York’s Donnelly Act.5 The New York Court of Appeals has limited the
private enforcement mechanism of this statute by holding that the state
courts cannot certify a class of injured consumers under the New York
class action rule.6 In deciding whether to file a class action, careful
counsel should confirm the contemplated case is not prohibited by
contract or positive law from proceeding on a class basis.
There used to be significant pre-filing considerations prior to 2003
when settlement was reached before a case was filed or certified as a
class. Once a party filed a case as a class action, the counsel and class
representative were obligated to disclose the terms of settlements to the
presiding court and seek its approval. This requirement evaporated with
the 2003 amendment to Rule 23(e) that now only requires judicial
scrutiny of the settlement of claims of a “certified class.” While this
arguably gives named plaintiffs more flexibility in dismissing or settling
their own claims upon filing and before classes are certified,7 careful
consideration should be given to whether such dismissals or settlements
may moot the actions for the putative class members.8
Of course, counsel must consider above all else the willingness and
appropriateness of clients to sue in a representative capacity. If, after an
explanation of the commitments and burdens of pursuing representative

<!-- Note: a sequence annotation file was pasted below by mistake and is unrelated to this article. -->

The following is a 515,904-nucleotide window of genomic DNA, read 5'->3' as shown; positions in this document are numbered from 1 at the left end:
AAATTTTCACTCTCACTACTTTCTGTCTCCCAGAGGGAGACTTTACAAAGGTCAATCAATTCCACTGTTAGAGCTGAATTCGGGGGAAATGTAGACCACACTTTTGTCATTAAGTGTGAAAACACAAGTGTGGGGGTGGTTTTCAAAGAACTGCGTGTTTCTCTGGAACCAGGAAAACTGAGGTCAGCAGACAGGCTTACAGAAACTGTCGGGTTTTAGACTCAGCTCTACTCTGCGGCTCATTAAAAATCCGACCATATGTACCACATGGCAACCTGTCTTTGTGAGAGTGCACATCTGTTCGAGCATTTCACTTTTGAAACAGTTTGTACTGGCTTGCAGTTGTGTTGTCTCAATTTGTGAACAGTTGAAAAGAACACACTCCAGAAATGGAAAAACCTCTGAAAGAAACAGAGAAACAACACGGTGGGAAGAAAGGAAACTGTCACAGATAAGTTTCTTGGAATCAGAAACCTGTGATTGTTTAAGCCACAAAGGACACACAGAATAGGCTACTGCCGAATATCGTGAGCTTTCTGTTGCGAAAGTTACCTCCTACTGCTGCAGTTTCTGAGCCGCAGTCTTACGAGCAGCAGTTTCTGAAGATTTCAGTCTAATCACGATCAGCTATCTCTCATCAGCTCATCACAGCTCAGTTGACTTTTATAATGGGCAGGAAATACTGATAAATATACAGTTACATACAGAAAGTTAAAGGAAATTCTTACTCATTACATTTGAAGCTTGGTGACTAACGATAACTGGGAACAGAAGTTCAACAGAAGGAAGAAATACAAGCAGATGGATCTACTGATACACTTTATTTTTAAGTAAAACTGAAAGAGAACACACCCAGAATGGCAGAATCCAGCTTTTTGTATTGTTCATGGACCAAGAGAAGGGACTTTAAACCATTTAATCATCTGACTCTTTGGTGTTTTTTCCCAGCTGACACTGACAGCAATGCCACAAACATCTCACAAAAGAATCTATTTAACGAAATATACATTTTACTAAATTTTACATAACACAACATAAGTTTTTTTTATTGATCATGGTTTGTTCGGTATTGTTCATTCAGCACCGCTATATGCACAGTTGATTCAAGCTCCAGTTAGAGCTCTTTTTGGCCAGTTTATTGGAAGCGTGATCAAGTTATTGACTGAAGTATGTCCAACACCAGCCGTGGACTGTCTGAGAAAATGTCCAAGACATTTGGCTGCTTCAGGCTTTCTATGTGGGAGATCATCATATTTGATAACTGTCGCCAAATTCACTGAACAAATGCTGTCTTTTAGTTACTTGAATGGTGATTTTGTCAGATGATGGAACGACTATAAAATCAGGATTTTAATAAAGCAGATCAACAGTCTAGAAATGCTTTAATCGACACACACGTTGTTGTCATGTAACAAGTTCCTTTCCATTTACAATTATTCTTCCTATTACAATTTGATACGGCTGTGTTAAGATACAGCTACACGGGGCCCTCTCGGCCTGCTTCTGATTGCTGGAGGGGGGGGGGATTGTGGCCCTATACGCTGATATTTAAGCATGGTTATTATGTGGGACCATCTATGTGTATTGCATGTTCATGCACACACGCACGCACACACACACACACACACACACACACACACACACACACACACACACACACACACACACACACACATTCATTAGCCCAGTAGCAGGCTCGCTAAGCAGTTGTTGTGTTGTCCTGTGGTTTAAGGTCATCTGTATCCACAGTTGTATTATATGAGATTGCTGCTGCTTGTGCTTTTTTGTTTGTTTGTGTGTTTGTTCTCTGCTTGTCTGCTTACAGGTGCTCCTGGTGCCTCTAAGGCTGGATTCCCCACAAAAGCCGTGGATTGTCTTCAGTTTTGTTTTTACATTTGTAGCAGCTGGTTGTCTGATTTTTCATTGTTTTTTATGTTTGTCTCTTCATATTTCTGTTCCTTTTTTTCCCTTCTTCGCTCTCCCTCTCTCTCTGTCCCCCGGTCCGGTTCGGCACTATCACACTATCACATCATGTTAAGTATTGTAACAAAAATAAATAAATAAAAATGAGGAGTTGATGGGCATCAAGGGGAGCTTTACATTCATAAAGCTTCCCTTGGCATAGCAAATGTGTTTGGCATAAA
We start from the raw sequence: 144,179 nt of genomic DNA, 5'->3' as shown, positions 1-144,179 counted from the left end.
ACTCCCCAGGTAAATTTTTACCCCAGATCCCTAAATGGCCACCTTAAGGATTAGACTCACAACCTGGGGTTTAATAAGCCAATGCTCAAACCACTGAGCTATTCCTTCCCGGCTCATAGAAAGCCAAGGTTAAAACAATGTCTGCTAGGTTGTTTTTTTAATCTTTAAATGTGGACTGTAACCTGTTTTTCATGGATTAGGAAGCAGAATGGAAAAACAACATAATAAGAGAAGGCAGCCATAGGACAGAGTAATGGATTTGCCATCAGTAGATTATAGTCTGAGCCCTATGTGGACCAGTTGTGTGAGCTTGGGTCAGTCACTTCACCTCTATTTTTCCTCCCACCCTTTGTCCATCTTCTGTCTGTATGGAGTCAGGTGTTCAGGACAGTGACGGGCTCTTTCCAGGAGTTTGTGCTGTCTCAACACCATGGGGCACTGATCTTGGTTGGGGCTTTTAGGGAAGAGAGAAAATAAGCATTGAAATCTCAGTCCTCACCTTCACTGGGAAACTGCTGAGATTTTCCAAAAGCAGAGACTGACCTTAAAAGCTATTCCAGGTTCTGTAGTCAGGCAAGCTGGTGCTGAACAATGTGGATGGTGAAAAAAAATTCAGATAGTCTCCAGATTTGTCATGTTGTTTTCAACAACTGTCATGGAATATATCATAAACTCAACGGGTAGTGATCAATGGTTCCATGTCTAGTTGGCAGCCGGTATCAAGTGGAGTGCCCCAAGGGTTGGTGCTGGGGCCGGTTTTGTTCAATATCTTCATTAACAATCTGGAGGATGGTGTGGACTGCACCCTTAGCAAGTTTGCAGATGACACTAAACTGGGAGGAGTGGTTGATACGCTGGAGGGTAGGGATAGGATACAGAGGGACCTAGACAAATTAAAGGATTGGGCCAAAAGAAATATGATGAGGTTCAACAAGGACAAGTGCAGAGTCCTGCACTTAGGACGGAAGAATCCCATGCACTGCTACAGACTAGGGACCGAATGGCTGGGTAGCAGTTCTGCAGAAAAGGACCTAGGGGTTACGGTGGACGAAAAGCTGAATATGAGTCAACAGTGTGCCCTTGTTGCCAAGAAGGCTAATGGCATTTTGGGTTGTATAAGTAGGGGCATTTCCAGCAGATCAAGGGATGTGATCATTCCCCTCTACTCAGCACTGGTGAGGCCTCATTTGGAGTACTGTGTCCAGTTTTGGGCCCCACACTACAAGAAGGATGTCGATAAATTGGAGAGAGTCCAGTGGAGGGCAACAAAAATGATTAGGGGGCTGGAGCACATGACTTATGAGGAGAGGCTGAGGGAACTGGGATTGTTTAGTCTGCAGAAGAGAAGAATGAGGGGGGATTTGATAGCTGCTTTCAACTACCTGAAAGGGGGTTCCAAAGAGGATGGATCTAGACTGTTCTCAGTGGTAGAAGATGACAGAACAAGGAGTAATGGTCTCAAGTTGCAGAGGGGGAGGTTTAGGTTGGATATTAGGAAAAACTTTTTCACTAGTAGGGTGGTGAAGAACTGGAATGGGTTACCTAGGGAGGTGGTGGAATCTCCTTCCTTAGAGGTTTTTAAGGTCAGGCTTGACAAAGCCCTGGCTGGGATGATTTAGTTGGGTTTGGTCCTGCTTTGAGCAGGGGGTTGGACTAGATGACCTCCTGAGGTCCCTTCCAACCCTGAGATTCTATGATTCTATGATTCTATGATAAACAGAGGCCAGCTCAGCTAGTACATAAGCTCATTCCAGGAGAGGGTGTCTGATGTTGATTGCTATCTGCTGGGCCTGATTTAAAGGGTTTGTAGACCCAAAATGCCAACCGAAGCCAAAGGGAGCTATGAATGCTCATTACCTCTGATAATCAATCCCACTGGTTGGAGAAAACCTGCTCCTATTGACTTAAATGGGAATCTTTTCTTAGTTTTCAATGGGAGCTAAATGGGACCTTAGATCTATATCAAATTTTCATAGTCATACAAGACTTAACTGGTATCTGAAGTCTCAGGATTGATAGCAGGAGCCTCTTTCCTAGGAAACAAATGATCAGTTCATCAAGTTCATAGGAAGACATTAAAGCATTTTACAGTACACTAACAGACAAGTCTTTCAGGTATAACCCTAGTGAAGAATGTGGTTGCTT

claims, clients do not have the stomach to represent a class, that should
end the inquiry. Even if a client is enthusiastic, the careful lawyer should
screen for potential adequacy problems as discussed below.
This non-exhaustive list is intended to give the practitioner threshold
issues to consider when contemplating whether to file an antitrust case as
an individual or class claim. These are general thoughtsevery case is
different and likely will raise variants of these issues.
5. N.Y. G.B.L. § 340, et seq.
6. Sperry v. Crompton Corp., 8 N.Y.3d 204, 211 (2007).
7. Lucero v. Bureau of Collection Recovery, Inc., 639 F.3d 1239, 1244
(10th Cir. 2011) (“[I]t is now clear that the procedural requirements
established by FED. R. CIV. P. 23 attach only after a class has been
8. As the Supreme Court no ted in Genesis Healthc are Corp. v. Symczyk,
133 S. Ct. 1523, 1529, n.4 (2013), the circuits are split, for example, on
whether an unaccepted Rule 68 offer of judgment that fully satisfies a
plaintiff’s claims will render the class claim moot.